The Layton paper

If you are actually interested in policy and analysis, rather than slogans, I recommend you spend an hour or so reading the 28 page paper from Electricity Authority Chair Brent Layton. It is a mine of valuable information and analysis. I’ll do a few extracts, but it is worth reading it for yourself.

In the wholesale market, prices are determined by competition between generators offering to supply and these offers being matched to demand. The values of the different generation assets are driven by market prices and not vice versa. The wholesale market is not one in which a regulator exercises price control because it is a workably competitive market with over a dozen grid-connected players on the supply-side and five reasonably large players. There are more major generators in New Zealand than there are major banks, petrol companies or telephone providers. There are, in addition, another 70 generating entities in New Zealand.

With 13 grid connected generators, the challenge is how best to foster competition between them – not haw to remove it.

Regulators are always able to transfer wealth, but if they do so it has to recognise there will be a cost. The cost will be in the willingness and terms on which parties will invest in generation capacity in the future and in other sectors of the economy. Given the size of the expropriation required to raise, say, $500 million a year would be about $7 billion, the chilling effect on investment in New Zealand is likely to be large, widespread and long lived. Either the government will be forced to build future plants (and many other assets) or shortages of electricity (and other services) will be likely.

Labour and Greens seem convinced that generators will invest in new capacity, despite their Government unilaterally setting the price they will be able to sell at. So I have a solution. Why don’t they set up a generating company, go to a bank and borrow the capital needed, and set up their one generator.  With a guaranteed rate of return, how can they lose out?

Firstly, it would require a large bureaucracy and an army of generator staff supported by consultants to determine the appropriate amounts to pay existing generators to cover their operating and capital costs. I estimate that for the approximately 110 generator-class market participants and their 300 plus plants it would take at least 300 analysts and lawyers five years to set up the system ($180 million) and after that 150 people to run it ($18 million a year). A major cost would be working out the opportunity cost value of water in each storage dam.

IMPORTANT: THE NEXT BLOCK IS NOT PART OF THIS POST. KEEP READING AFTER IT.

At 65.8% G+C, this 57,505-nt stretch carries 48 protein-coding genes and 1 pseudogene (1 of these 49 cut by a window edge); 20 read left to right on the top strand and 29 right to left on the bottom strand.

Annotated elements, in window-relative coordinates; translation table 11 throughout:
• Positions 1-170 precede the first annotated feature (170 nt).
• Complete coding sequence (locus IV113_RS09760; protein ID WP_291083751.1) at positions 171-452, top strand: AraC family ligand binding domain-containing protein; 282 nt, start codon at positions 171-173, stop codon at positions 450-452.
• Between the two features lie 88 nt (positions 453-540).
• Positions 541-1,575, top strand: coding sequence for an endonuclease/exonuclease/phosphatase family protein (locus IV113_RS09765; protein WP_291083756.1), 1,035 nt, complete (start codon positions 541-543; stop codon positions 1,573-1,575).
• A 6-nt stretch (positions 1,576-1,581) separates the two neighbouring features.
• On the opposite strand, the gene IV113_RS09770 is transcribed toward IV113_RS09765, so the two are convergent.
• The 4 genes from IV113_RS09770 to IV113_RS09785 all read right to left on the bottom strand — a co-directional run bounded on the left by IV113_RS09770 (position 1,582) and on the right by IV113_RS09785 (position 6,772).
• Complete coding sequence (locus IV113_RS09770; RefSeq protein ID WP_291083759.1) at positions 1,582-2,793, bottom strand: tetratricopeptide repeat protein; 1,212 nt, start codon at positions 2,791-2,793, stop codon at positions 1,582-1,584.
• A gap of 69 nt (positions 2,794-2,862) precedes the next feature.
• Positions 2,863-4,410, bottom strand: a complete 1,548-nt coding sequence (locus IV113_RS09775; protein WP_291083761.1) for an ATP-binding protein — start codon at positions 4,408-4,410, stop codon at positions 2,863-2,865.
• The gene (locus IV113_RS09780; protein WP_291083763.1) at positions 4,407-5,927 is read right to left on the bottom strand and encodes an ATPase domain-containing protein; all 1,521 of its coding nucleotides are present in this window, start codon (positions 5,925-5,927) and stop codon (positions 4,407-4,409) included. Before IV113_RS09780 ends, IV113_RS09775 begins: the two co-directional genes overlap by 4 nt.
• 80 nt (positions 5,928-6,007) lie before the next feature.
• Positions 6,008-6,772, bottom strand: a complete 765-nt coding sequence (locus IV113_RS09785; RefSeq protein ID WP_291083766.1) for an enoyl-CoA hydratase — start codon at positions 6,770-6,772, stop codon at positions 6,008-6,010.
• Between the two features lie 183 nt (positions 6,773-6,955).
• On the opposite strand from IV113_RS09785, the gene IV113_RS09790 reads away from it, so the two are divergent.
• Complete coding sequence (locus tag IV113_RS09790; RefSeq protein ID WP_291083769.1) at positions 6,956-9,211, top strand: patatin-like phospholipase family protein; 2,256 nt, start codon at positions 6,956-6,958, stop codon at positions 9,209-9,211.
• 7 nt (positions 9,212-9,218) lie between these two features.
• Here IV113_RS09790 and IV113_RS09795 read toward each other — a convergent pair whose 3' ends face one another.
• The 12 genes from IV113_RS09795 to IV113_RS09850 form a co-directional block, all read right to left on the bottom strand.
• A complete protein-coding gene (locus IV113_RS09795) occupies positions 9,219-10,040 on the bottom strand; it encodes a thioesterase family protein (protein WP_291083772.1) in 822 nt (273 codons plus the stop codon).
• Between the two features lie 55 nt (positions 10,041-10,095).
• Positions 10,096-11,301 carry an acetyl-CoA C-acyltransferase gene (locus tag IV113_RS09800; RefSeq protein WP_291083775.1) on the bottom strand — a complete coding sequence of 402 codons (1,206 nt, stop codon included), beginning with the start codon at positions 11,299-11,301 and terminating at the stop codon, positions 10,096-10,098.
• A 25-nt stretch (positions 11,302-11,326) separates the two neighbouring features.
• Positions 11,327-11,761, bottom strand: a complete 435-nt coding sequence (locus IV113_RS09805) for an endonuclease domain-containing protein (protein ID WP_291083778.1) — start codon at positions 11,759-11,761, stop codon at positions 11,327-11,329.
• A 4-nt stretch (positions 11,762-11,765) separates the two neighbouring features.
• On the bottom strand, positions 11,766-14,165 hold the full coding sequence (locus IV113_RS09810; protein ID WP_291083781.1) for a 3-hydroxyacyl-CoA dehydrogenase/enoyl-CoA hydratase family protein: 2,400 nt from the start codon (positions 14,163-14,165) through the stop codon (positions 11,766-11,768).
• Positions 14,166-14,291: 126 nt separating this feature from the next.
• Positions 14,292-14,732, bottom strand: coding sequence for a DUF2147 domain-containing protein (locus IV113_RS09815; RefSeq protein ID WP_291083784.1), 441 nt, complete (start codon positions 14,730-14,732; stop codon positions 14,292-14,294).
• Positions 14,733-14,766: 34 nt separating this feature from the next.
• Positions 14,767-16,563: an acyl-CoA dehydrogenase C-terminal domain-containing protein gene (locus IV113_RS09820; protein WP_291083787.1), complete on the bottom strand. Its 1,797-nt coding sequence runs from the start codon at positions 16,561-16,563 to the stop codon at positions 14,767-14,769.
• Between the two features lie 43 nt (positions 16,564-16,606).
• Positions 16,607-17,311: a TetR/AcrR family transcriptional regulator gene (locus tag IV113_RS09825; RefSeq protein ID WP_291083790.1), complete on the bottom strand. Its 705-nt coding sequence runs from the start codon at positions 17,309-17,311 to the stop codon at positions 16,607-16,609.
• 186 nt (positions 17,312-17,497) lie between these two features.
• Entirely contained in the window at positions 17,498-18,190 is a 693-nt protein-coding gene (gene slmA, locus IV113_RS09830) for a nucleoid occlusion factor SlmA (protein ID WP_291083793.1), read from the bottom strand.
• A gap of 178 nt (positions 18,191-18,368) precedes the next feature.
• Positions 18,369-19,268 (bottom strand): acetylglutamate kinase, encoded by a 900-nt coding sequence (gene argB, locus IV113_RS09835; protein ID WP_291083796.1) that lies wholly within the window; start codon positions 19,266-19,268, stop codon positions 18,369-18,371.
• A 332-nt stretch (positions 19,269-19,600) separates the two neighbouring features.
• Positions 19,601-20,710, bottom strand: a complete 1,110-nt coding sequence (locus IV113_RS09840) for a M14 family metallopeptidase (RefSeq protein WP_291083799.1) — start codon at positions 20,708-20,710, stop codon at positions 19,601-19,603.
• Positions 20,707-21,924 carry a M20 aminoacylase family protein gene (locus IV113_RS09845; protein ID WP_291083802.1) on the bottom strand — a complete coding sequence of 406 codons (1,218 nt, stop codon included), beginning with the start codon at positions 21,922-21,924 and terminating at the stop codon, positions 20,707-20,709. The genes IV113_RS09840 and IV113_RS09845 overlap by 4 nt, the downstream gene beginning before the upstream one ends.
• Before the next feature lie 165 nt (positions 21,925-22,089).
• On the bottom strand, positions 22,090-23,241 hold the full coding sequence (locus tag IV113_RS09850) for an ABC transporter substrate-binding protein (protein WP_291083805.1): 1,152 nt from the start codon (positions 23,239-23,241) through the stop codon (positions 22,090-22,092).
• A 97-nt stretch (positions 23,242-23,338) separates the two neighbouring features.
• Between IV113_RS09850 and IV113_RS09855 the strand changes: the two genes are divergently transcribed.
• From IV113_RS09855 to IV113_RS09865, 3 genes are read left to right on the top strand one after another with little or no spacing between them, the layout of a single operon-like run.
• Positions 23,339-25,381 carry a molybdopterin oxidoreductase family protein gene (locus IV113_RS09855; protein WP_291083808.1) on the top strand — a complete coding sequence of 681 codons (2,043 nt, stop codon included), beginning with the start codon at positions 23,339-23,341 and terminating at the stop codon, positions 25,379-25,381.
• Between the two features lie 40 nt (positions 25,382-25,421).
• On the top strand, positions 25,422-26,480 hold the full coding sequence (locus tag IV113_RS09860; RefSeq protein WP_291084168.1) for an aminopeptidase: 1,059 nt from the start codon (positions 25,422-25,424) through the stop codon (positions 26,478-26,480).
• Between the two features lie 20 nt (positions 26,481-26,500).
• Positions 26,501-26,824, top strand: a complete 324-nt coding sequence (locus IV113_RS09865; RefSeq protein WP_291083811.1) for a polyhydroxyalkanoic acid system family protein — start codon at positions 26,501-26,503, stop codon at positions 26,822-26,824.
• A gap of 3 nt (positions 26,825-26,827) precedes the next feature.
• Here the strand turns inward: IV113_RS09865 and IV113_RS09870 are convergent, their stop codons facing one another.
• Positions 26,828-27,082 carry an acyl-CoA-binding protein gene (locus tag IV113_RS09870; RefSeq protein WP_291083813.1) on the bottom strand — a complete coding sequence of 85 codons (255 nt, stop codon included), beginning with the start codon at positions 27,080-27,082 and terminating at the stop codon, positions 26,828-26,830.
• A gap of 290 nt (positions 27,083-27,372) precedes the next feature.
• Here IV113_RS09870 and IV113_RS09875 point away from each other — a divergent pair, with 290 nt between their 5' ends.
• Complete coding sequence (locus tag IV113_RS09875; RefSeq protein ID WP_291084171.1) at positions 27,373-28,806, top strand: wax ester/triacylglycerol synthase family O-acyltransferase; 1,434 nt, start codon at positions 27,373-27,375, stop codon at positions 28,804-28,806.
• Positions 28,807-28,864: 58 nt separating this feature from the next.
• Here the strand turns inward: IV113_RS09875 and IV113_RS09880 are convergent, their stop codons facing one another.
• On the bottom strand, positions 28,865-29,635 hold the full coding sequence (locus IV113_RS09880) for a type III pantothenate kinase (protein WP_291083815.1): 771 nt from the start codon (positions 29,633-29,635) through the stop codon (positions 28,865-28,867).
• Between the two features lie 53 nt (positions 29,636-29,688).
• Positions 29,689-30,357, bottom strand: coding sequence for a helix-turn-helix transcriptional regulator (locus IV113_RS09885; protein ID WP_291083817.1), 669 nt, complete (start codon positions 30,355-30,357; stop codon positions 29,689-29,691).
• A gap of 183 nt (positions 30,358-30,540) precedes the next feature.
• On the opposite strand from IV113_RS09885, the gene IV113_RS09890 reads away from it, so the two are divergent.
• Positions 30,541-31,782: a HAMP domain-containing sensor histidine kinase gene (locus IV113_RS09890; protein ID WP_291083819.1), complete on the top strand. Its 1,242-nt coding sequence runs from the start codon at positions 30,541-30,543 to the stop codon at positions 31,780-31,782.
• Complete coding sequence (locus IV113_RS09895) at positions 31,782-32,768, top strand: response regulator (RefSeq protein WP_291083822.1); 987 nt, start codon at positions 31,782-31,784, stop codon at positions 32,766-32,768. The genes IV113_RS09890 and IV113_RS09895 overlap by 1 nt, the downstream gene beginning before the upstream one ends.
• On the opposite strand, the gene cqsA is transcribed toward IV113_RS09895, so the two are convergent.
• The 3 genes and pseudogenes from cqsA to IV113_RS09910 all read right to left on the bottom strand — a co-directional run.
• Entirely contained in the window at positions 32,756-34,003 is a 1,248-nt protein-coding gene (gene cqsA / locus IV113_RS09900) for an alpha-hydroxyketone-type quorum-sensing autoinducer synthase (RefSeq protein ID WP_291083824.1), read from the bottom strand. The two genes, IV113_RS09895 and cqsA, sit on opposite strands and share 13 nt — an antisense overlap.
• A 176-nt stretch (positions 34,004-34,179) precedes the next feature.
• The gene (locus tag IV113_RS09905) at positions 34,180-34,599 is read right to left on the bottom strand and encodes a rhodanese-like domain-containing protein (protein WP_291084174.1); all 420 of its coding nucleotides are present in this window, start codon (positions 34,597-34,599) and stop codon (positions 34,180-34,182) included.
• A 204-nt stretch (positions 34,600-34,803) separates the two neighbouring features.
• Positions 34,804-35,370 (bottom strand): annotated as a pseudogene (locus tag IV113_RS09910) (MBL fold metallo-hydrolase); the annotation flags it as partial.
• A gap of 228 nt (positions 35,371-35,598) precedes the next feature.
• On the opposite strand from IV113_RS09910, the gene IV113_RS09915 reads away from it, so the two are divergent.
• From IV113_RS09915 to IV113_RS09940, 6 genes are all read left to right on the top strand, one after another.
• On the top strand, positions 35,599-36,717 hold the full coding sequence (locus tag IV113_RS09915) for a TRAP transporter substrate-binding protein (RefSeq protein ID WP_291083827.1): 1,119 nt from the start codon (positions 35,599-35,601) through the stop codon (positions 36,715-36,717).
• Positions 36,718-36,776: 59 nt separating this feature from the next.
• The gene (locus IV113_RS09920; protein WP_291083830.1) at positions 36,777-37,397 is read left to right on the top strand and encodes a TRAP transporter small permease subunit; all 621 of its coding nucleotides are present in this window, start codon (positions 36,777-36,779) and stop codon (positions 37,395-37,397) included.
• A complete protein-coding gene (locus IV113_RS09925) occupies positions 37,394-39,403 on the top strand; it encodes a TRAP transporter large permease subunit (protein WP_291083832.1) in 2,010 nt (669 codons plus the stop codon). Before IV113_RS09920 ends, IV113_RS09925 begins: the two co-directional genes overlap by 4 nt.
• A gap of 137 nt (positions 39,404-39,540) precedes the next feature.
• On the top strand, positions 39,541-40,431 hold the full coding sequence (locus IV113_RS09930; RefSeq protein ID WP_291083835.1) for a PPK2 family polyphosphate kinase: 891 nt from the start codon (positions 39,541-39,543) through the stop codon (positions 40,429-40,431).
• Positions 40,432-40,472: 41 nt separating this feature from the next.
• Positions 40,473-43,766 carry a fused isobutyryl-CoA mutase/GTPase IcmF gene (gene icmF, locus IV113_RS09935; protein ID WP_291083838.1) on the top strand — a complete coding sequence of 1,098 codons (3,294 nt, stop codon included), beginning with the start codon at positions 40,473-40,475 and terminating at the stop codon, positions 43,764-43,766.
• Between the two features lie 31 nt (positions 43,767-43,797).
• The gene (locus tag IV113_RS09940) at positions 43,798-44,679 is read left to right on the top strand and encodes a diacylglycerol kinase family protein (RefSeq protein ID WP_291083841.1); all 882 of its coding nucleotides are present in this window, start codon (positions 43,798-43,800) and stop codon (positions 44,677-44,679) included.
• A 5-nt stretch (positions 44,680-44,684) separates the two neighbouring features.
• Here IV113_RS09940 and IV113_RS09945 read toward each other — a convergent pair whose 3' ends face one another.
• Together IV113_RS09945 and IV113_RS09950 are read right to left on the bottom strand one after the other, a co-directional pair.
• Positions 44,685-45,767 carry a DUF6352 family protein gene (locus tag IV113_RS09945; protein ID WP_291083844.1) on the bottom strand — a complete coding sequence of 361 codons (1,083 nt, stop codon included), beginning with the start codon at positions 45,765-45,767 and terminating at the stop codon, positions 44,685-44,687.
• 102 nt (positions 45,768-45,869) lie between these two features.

Maybe this is what they meant with 5,000 extra jobs! Can’t see it leading to cheaper power though!

In addition, the new arrangement would require the central contract buyer and potential investors in generation to have significant expertise and resources to conduct tenders for future capacity. I estimate 50 analysts and lawyers would be required for this at an annual cost of $6 million.

Moreover, there will be a need for extensive negotiations with retailers over their contracts with the single contract buyer and there may also be the need for monitoring of the split between retail and generation activities within the one company. I estimate a further 50 analysts and lawyers would be required for this at an annual cost of $6 million.

Time to become a lawyer!

In South Korea, the central decision maker has struggled to break even and satisfy demand. Industrial consumers were recently requested to alter their  working hours to reduce pressure on electricity capacity. In August 2012 prices for consumers were increased by 4.9% in an attempt to reduce demand and return the sole buyer to profit. In January 2013 prices were increased on average by a further 4%

But they are one of the model countries!

Secondly, in 2004 the government introduced a requirement that retailers provide a low fixed charge option to customers, such that residential consumers using less than 8,000 kWh a year pay less on this option than they would on any other corresponding option. This regulation effectively requires a cross-subsidy from all high use consumers to low use consumers receiving the low fixed charge. The data upon which the residential price trends are based relates to the cost of electricity to residential customers using 8,000 kWh a year.

As more and more low use consumers took up the low fixed charge tariff option as time went by it was almost inevitable that the reported price of electricity to residential customers consuming 8,000 kWh a year would rise as retailers set standard charges to offset the increasing level of subsidies required under the regulations.

This is a key point. Part of the reason why most people have had go up, is because of the Govt mandated subsidies for some users. And Greens are proposing many more subsidies – ones that will ultimately be funded by those who are not eligible for them.

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